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Incline Treadmill Tips for Runners

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    Become a Stronger Runner

    Adding incline to your workout won't necessarily make you a faster runner, but it will make you a stronger one who's ready to tackle long distances, Wollpert says. Build several hill interval workouts into your monthly routine to increase cardio efficiency and build strength so you're ready to take on the added miles, he says.

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    Prepare for Outdoor Races

    Outdoor terrain is often uneven, so you'd be doing yourself a disservice by only training indoors on zero incline. "Hill intervals will help build up supporting muscles and tendons that are not stressed on a flat tread run," Wollpert says. So when you do finally take it outside, you'll be less likely to get injured. As race day approaches, hop on the treadmill for an incline run at least once a week, he says.

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    Don't Give Up Your Outdoor Runs

    "Don't try to make the treadmill mimic outdoor running," says David Siik, creator of Equinox's Precision Running, a calorie-torching workout that features treadmill incline training. "Learning to blend speed and incline with a mix of flat running as well is the healthiest recipe for your body." That info you heard about setting your treadmill to a 1 percent incline to mimic the outdoors? False, Siik says. It was true when treadmills were designed with motors in the front. But since technology has advanced, running on a zero incline is actually comparable to running on a flat surface outside.

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    Strengthen Your Heart and Lungs

    Take that incline to 12, and you'll quickly feel your body working harder. "Hill training can put varying amounts of stress on your heart and lungs," Wollpert says. But that's a good thing: Training with rolling hills—when you hit an incline of 10 and then decrease the incline to 4 before repeating, for example—gets your body used to these stressors. Your heart rate on flat roads will be lower as a result. "With proper intervals, the heart becomes more efficient and recovers faster from stress," Wollpert says.

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    Save Your Knees

    You'd think hiking up a steep incline would wreak havoc on your knees, but the incline is actually easier on your joints. "Incline running actually helps a lot of people with knee problems—some even say the added incline has made their pain go away," Siik says. One study published in the journal Gait & Posture found incline walking kept cartilage intact and reduced knee pain.

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    Activate Different Muscles

    Incline training recruits the glutes, hamstrings, calves, and lower abs—AKA muscles that don't do much work when running on a flat treadmill, Wollpert says. In fact, walking on a treadmill at a 9 percent incline activates a quad muscle called the biceps femoris by 635 percent, the butt's gluteus maximus by 345 percent, and a calf muscle called the medial gastrocnemius by 175 percent, compared to walking at no incline, according to a University of Colorado study.

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    Add Incline Slowly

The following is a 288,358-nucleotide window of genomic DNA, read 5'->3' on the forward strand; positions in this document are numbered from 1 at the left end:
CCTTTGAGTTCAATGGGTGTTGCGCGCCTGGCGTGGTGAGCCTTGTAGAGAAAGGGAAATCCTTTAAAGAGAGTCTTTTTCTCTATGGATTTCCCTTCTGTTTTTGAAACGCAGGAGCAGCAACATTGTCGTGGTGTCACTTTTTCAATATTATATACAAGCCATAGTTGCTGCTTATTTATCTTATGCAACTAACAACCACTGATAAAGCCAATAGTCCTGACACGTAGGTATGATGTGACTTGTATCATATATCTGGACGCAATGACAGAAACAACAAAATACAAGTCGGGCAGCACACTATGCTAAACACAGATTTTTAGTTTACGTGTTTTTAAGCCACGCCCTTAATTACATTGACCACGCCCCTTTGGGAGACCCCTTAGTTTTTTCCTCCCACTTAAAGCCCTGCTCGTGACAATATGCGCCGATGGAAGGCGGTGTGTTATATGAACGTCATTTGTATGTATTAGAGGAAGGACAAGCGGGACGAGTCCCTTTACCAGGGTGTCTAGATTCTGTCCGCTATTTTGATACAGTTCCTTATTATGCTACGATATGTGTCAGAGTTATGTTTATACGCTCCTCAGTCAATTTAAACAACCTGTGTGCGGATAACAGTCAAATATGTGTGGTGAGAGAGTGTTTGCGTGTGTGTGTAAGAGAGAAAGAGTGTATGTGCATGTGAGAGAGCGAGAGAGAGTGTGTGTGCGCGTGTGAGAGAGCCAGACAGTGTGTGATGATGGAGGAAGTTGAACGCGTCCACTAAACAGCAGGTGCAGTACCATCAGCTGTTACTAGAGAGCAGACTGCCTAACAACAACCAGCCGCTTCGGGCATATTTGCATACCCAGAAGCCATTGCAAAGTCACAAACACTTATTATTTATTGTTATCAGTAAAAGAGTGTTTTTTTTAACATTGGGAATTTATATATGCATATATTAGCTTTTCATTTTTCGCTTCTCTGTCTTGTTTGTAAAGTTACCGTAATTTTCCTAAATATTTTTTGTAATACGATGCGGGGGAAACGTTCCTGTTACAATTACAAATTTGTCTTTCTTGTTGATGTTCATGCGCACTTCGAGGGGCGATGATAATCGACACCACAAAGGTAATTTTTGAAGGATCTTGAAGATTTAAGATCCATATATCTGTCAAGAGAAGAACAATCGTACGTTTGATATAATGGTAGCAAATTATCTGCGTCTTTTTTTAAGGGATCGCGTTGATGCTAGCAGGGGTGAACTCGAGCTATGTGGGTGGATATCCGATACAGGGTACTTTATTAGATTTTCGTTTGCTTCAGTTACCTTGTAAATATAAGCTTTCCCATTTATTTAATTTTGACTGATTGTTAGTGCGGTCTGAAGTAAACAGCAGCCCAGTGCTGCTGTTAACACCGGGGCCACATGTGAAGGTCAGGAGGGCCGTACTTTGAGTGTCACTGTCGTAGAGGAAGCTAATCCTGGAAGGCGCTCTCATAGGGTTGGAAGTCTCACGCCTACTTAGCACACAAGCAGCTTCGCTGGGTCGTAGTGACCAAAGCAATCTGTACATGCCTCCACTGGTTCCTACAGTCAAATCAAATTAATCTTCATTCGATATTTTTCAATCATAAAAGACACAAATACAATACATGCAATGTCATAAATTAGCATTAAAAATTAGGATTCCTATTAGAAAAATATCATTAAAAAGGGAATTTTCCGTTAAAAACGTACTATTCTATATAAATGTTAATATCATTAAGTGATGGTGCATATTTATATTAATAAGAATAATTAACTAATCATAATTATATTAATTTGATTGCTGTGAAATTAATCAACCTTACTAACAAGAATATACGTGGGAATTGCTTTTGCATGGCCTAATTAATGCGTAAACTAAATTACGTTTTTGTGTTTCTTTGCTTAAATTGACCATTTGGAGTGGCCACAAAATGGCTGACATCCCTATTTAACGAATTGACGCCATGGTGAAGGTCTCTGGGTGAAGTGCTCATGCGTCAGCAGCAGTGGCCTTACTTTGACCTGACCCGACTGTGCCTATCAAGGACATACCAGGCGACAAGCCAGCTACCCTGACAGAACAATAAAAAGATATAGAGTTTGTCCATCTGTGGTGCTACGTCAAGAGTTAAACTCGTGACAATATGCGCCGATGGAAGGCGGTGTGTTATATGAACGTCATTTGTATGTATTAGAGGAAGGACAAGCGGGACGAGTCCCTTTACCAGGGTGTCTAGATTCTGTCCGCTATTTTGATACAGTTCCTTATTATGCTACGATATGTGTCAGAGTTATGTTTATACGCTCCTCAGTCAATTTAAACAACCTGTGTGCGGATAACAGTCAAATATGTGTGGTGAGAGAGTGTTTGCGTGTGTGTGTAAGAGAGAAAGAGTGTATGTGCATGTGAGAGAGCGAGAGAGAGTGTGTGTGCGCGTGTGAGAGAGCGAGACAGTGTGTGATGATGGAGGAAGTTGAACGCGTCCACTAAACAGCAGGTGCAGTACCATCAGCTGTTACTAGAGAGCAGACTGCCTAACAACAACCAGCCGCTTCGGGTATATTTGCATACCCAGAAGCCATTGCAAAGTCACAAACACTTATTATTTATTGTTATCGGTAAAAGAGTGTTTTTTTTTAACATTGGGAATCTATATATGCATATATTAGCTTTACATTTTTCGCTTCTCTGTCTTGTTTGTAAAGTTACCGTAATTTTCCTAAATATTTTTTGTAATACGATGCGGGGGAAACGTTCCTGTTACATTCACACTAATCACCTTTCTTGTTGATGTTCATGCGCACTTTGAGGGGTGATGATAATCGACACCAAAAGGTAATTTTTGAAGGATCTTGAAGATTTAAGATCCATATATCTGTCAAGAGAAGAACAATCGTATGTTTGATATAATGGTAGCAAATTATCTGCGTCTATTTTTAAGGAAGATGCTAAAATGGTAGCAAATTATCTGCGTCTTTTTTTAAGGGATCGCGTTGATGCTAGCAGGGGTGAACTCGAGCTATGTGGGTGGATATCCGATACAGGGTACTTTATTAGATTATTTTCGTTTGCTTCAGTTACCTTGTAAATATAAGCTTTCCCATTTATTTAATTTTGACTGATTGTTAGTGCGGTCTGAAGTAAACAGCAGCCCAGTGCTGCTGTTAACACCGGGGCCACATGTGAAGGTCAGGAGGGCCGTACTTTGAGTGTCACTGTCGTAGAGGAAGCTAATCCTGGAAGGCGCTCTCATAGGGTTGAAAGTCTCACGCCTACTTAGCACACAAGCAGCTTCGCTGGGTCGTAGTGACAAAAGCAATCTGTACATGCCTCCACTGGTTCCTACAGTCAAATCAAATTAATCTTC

When you're ready to start, think slow and steady. You'll want to ease into it with a lower incline that gets the legs warmed up and loosened, Wollpert says. "Take the incline up slowly and always pull through a full foot stride," he says. That means you should land on the full foot and try not to walk or run on your toes. As the incline increases, pay attention to other aches. "If your lower back hurts, you're doing too big an incline at too fast a speed," Siik says.

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    Introduce Speed Gradually

    Once you've aced hiking uphill, start increasing that speed. Be warned: Speeding up an incline demands a lot of the body, Wollpert says. His advice? Listen to your body, and stick to an incline of 10 or below. Start small with 30-second intervals at a quick pace, and drop back to a comfortable walking pace for 60 seconds. Repeat six to 10 times for a full workout. As the incline goes up, your stride will shorten, so be ready to pump your knees and arms more quickly, Wollpert says.

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    Know Your Numbers

    There's a balance between incline and speed that guarantees a solid, injury-free workout. As you add a 1 percent incline, reduce speed by .2 mph, Siik says. As a general rule, keep your sprints to a 5 percent incline max. "The benefit of sprinting on an incline over 5 isn't worth the burn or the risk," Siik says. Limit the incline bursts to two-minute intervals or a maximum of one minute if you're sprinting. "We've found that when incline intervals go over two minutes, it becomes too much mentally for people, and they start checking out of the run," Siik says.

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    Don't Ditch Flat Runs Completely

    It's a rule for Siik's Equinox program—and it should be a rule for you too. "If you abuse incline, it'll destabilize your knees," he says. It's like putting a brace on your knees and then when you go for a run outside, you'll quickly realize your knees have lost stability control. Running flat will ensure that part of your body stays in top shape, Siik says. Plan to spend 25 percent of your workout time, warm-up, cool-down, and time between intervals, at a zero incline.